Whatever plant-based piece you have in mind, Tan will be happy to put both his artistic and botanical skills to use. He’s equally fond of color and black-and-grey floral pieces, and he’s adept at incorporating leafy elements into designs in both traditional and unexpected ways. Whether you’re coming in for a simple rose or your fifteenth floral tattoo, he wants you to feel totally at ease: “It’s our job to make it look good,” he explains—and at Paper Crane, that means creating an authentic piece of art that you’ll be proud of for years to come.
We always take the time to go over aftercare with you at our shop, but we know that it can be a lot to process when you’ve just finished up a tattooing session. So today we’re breaking down our approach to aftercare, to help you have a happy healing experience.
Although you should not re-bandage your tattoo after you’ve unwrapped it, it’s important to keep it protected. Wear comfortable, nonrestrictive clothing—clean clothing, as you’re dealing with a fresh wound. Cotton is preferable, but be sure you’re not wearing anything abrasive that could damage your tattoo or otherwise irritate your skin.
Remember: Your new tattoo is essentially an open wound. Your skin has been pierced many, many times with a needle and injected with ink. Scabs are your body’s way of protecting you and of healing. It’s totally normal to see scabs for up to two weeks after your session, and you will be re-opening the wound and starting from step one if you pick those scabs off. Not only will you risk losing color, you’ll also be exposing yourself to potential infection (neither of which is the responsibility of your artist).
In that vein, we recommend avoiding ANY activities or environments that could harm your tattoo for the ten-day healing period, including (but not limited to) camping, gardening, tanning, working out (especially at a public gym), swimming, or any particularly strenuous activities. Don’t let people or pets rub up against a new tattoo, and while you’re at it avoid unclean surfaces, dirt, chemicals, abrasive clothing, standing water, and your own unwashed hands.
Whether you get tattooed at our studio or elsewhere, your artist will go over aftercare with you and typically provide a care sheet. Keep in mind that they might have their own unique approach that differs slightly from our guidelines (such as a preferred brand of lotion), but one thing is universal: We want you to reach out if you have any questions about your healing process.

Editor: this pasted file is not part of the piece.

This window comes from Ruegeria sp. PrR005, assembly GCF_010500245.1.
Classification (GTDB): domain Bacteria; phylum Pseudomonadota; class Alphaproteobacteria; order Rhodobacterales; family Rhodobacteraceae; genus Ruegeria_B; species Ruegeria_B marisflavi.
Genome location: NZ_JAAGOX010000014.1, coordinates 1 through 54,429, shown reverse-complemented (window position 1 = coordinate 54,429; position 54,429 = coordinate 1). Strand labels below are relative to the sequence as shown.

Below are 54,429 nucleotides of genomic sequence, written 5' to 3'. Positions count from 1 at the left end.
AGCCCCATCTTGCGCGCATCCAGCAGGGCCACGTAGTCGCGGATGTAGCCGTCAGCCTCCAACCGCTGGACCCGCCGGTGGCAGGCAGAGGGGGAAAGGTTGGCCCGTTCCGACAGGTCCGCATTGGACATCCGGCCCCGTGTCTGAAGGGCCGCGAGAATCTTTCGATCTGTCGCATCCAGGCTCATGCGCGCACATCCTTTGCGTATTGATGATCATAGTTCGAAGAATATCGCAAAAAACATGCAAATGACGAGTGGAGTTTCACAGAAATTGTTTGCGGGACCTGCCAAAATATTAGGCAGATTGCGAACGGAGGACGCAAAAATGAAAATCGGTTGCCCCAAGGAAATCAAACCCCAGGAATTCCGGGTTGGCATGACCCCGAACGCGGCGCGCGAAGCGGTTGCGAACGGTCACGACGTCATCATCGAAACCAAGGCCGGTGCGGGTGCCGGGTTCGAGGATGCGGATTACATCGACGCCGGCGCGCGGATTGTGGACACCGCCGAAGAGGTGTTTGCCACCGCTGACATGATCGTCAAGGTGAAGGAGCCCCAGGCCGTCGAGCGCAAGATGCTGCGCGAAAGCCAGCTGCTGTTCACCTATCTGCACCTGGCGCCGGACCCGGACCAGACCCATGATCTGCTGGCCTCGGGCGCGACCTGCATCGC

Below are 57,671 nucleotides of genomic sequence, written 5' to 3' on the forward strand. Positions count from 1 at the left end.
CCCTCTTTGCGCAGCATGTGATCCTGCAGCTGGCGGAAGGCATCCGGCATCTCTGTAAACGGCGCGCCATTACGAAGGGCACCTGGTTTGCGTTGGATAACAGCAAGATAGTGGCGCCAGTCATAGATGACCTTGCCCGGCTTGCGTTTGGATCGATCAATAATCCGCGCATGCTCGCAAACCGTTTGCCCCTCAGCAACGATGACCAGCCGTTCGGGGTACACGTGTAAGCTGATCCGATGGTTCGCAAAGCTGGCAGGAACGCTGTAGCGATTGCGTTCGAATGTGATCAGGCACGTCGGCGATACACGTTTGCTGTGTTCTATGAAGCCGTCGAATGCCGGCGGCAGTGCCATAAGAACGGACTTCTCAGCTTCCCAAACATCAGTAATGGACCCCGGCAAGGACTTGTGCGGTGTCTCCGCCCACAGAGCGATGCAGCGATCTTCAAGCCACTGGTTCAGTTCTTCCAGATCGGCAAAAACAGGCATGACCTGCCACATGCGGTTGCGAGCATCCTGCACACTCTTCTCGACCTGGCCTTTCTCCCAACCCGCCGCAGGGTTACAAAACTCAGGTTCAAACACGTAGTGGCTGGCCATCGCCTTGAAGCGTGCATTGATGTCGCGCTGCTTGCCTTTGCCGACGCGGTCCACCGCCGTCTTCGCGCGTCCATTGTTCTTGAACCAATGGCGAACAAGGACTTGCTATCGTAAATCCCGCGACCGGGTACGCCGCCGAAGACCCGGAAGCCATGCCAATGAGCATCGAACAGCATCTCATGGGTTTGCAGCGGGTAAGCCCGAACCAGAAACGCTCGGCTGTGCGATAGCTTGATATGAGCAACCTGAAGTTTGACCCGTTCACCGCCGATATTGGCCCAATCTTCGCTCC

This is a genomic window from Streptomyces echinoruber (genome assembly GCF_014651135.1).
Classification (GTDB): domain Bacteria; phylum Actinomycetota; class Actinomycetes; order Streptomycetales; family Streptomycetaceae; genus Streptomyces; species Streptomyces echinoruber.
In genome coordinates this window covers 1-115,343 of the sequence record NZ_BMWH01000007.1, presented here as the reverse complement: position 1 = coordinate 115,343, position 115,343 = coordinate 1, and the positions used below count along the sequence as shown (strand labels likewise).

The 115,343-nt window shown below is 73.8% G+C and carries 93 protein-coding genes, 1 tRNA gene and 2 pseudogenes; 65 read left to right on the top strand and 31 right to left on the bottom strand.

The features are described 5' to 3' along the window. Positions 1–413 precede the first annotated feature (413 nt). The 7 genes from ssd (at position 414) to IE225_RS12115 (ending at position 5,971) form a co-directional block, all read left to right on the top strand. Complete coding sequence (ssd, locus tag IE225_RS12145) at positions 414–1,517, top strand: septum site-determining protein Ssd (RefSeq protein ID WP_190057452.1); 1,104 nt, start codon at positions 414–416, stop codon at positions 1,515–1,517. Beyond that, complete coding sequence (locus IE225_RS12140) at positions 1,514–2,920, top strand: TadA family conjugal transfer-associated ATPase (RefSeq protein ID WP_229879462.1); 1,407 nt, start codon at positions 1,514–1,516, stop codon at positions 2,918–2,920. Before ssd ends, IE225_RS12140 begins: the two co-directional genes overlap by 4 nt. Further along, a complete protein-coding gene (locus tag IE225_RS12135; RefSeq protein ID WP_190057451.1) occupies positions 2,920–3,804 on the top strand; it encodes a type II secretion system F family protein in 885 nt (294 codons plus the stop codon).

We sat down with our very own Chelsea Jane to discuss this unique area.
With the tears come valuable lessons: “Our animal companions teach us about love,” Chelsea reflects. “I’ve always felt it easier to be vulnerable and open with animals because they don’t carry the baggage that we do as human beings–and in turn that helps me become closer and more loving to mankind. I mean, have you ever loved something so purely and as much as your own pet? Without any fear of that love not being reciprocated? To love without abandon is so brave, and it’s their greatest gift to us.”
Whether you’ll be coming to Paper Crane Studio for your tattoo or another shop, we want to help you make the most of your experience. So while you’re checking off the days on your calendar, join us for another installment of Think Before You Ink. Our professional insight can give you an inside edge when you go under the needle.
That said, if you’ve got a talented artist who is experienced with this particular trend, a 3D tattoo doesn’t have to be a disappointment. Just make sure that you either like the way it looks from multiple angles or that you can live with it if it looks wonky when you’re not specifically showing it off. We advise you to get it for more than just the special effect, though, so that you’ll still enjoy it once the novelty wears off. Photorealistic tattoos are a good alternative to straight-up 3D tattoos, as they provide a similar eye-poppingly realistic look from multiple angles. Although subtler than some of the trendy tattoos you’ll find online, photorealistic tattoos can ultimately be a lot more wearable.
Our experienced team is never heavy handed when it comes to tattooing—but if you’re prone to skin sensitivity, we recommend two sessions (with healing time in between each one) in order to minimize any potential irritation on a red-heavy piece.
Remember that an experienced artist has done a lot of tattoos, both that go with the flow of the body and that don’t (since, after all, we’re not going to force you to orient your tattoo our way!). We’ve seen people who regret not listening to professional input. So please, talk with your artist to see their perspective, then make a decision from there.